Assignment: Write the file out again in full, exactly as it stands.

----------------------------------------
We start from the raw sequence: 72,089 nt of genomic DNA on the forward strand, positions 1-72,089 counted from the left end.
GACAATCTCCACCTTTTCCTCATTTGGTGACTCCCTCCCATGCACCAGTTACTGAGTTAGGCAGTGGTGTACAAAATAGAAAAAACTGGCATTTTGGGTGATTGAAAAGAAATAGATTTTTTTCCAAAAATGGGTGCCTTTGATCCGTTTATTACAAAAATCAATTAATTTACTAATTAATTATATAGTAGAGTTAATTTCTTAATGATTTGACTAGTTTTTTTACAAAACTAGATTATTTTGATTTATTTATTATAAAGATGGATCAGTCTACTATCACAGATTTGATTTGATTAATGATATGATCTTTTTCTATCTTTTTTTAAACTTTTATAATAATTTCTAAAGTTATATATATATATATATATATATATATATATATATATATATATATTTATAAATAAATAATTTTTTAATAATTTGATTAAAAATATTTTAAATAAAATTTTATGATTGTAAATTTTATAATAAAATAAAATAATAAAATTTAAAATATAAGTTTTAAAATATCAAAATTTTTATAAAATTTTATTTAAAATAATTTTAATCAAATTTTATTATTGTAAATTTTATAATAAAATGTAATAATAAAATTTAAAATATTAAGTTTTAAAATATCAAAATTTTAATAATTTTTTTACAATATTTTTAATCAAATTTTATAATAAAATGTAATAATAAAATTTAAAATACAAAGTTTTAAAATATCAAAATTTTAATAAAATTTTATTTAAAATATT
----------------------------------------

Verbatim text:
We start from the raw sequence: 72,089 nt of genomic DNA on the forward strand, positions 1-72,089 counted from the left end.
GACAATCTCCACCTTTTCCTCATTTGGTGACTCCCTCCCATGCACCAGTTACTGAGTTAGGCAGTGGTGTACAAAATAGAAAAAACTGGCATTTTGGGTGATTGAAAAGAAATAGATTTTTTTCCAAAAATGGGTGCCTTTGATCCGTTTATTACAAAAATCAATTAATTTACTAATTAATTATATAGTAGAGTTAATTTCTTAATGATTTGACTAGTTTTTTTACAAAACTAGATTATTTTGATTTATTTATTATAAAGATGGATCAGTCTACTATCACAGATTTGATTTGATTAATGATATGATCTTTTTCTATCTTTTTTTAAACTTTTATAATAATTTCTAAAGTTATATATATATATATATATATATATATATATATATATATATATATTTATAAATAAATAATTTTTTAATAATTTGATTAAAAATATTTTAAATAAAATTTTATGATTGTAAATTTTATAATAAAATAAAATAATAAAATTTAAAATATAAGTTTTAAAATATCAAAATTTTTATAAAATTTTATTTAAAATAATTTTAATCAAATTTTATTATTGTAAATTTTATAATAAAATGTAATAATAAAATTTAAAATATTAAGTTTTAAAATATCAAAATTTTAATAATTTTTTTACAATATTTTTAATCAAATTTTATAATAAAATGTAATAATAAAATTTAAAATACAAAGTTTTAAAATATCAAAATTTTAATAAAATTTTATTTAAAATATT